“Although practically it goes further, the Vessel Traffic System is really handing the ship over to the dock when it comes to the port. Of course, before that, they’re giving information to the port.”

Meanwhile, ‘Smart Ports’ are using technology to keep the drive going for efficiency even after a vessel completes its journey. The Port of Helsinki’s recently-expanded West Harbour, near the centre of the Finnish capital, is a case in point.

“In the West Harbour we have auto-mooring systems, and it was amazing to me, when I saw how quickly the vessel left the dock,” says Haapasaari.

Referring to the quick turnaround times pioneered by low-cost airlines, Haapasaari lists a range of benefits auto-docking has brought to the port, its customers and its surroundings: “You get lower fuel consumption, you reduce the port time, you make the vessel traffic more efficient and you get some good environmental benefits as well.”

Finding synergies between marine and aviation2
Ville Haapasaari, CEO of the Port of Helsinki.

Automating processes and training talent

According to Haapasaari, another thing shipping could learn from aviation is based on the different ways the two industries have developed.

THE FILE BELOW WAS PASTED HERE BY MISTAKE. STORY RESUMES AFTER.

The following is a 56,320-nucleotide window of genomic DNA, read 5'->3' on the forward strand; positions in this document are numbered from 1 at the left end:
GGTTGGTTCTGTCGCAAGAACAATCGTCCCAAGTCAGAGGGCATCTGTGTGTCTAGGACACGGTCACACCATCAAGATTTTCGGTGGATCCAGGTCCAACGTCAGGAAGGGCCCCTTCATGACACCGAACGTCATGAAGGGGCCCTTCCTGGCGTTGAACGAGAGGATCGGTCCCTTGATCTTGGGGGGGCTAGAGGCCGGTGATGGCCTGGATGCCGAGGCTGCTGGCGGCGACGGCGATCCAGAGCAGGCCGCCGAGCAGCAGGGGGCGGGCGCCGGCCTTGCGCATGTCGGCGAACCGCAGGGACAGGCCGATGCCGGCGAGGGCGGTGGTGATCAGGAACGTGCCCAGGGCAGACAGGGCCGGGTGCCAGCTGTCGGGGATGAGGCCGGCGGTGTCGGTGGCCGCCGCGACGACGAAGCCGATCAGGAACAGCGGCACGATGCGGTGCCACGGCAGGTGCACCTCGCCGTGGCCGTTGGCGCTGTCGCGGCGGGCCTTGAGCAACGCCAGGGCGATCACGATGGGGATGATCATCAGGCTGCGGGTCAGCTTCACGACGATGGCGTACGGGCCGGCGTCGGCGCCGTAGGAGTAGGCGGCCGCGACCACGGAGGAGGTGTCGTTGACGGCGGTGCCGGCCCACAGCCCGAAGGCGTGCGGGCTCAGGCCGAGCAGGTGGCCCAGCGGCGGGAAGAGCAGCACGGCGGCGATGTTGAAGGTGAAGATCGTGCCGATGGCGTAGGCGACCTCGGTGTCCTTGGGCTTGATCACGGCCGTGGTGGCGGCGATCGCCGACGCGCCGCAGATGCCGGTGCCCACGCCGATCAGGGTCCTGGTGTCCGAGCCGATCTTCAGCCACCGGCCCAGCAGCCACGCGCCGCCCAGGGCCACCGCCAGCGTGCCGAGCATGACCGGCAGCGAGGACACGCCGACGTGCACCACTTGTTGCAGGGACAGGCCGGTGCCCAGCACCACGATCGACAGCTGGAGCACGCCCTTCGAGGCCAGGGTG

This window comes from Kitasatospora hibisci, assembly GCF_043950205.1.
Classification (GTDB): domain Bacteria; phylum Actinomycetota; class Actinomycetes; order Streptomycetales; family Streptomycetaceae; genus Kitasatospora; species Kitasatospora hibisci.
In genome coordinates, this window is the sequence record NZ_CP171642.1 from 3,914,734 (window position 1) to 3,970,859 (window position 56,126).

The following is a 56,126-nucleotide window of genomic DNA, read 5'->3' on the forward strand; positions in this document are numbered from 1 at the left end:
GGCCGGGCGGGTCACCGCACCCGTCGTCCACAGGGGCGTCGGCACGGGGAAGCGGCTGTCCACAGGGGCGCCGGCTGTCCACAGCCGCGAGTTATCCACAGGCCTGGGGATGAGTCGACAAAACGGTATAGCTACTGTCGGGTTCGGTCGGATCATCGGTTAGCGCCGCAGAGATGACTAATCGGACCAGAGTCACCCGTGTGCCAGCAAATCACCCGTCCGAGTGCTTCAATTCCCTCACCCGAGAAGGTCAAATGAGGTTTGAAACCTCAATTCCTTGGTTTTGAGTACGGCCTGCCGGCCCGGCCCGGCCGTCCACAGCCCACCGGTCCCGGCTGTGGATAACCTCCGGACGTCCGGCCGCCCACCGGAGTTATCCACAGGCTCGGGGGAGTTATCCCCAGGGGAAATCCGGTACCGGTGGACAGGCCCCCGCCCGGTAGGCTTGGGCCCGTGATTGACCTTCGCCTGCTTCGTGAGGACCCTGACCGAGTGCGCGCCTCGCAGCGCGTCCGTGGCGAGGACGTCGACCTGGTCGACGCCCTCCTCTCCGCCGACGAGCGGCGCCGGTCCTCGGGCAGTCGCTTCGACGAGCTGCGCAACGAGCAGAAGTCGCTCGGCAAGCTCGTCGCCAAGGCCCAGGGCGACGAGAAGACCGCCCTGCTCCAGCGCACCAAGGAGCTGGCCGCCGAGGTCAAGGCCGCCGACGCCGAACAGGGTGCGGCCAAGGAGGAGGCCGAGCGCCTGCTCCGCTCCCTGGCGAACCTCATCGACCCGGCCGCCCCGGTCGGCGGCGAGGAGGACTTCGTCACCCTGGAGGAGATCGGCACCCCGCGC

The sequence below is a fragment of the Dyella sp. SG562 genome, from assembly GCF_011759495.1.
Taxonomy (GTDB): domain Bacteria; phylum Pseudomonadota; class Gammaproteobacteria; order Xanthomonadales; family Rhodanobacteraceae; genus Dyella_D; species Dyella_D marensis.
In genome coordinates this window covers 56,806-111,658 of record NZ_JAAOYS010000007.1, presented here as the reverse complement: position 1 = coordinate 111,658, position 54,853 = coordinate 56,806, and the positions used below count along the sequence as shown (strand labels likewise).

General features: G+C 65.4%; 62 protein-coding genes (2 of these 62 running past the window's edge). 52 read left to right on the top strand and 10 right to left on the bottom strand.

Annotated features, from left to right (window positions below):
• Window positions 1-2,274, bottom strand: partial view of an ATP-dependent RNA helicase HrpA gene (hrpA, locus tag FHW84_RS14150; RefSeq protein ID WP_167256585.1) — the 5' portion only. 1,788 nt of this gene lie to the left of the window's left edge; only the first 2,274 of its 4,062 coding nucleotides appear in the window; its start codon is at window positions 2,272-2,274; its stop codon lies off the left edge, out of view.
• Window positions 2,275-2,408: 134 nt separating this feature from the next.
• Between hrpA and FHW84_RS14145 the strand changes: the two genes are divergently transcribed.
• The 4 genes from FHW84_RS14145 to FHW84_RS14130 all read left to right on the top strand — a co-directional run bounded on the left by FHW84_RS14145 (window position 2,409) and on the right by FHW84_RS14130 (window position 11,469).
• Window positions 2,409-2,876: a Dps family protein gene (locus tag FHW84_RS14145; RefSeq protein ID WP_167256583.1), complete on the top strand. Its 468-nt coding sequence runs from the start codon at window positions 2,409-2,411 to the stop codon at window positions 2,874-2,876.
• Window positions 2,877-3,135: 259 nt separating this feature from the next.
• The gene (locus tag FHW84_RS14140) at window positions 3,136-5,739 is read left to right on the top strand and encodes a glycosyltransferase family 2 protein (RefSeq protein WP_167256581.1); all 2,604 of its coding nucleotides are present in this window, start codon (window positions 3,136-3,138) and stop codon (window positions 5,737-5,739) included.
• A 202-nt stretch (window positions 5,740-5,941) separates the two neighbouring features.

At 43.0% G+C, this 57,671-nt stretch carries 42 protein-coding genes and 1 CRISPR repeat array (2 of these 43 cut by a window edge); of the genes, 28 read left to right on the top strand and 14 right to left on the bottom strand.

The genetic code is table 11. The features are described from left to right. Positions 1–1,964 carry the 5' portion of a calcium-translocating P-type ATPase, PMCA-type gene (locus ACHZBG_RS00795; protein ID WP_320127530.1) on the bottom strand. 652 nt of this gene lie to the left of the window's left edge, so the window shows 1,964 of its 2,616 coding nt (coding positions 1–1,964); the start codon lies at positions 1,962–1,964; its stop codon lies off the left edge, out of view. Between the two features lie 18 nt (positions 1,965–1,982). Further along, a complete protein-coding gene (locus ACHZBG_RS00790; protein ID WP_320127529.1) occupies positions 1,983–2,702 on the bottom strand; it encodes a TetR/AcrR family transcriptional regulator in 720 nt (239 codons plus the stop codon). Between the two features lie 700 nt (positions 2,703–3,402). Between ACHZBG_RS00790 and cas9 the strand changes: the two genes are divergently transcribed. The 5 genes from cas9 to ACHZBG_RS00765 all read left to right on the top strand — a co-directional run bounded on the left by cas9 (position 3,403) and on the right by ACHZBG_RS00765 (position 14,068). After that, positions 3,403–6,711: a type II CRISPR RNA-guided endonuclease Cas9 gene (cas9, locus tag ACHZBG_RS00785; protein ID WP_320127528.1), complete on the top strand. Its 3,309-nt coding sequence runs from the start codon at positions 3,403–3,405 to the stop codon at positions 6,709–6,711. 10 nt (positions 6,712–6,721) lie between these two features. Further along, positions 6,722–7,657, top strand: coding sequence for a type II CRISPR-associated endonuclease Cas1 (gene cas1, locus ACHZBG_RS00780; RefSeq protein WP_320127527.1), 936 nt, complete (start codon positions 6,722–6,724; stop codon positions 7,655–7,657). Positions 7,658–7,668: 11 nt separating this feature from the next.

“Most of the airports are very much concentrated on passenger traffic. They are thinking of how to automate the entire passenger journey and process and how to make it as smooth as possible,” he says.

This type of working, if adapted by marine industry, would bring benefits not just in terms of speed and efficiency, but also to customer satisfaction - an often-overlooked measure of success in an industry dominated by cargo.

Enabling so much technological change is not a simple task: “People say, ‘we’ve been working like this for 20 years, we don’t want to change!” laughs Dmitry Rostopshin.

However, change is inevitable and people working in the industry need to be ready to weather this. It has often been argued that seafarers are trained only enough to meet the minimum qualifications necessary for certification and not to the highest possible standards. Training through simulations, much like airline pilots undergo, could help turn that around.

This is where the Transas Academy will come into play.

With over 5,500 simulators installed in over 1,500 training and simulation centres around the world, the academy provides an opportunity for crew and instructors to learn to use new technologies from the safety of dry land.

“You can book the time there. It means it could be a way for companies who don’t have simulators but want to test something or train their crew, they can approach us and use the simulators with our help,” says Rostopshin. “The idea to build the academy was not to compete with our customers by giving just the basic training course, but to make it more complicated – let’s say to train the trainer.” 

“It is important right now that we try to move away from being just a manufacturer to a service provider,” he continues, highlighting how digitalisation is changing not just Wärtsilä’s industry, but Wärtsilä itself.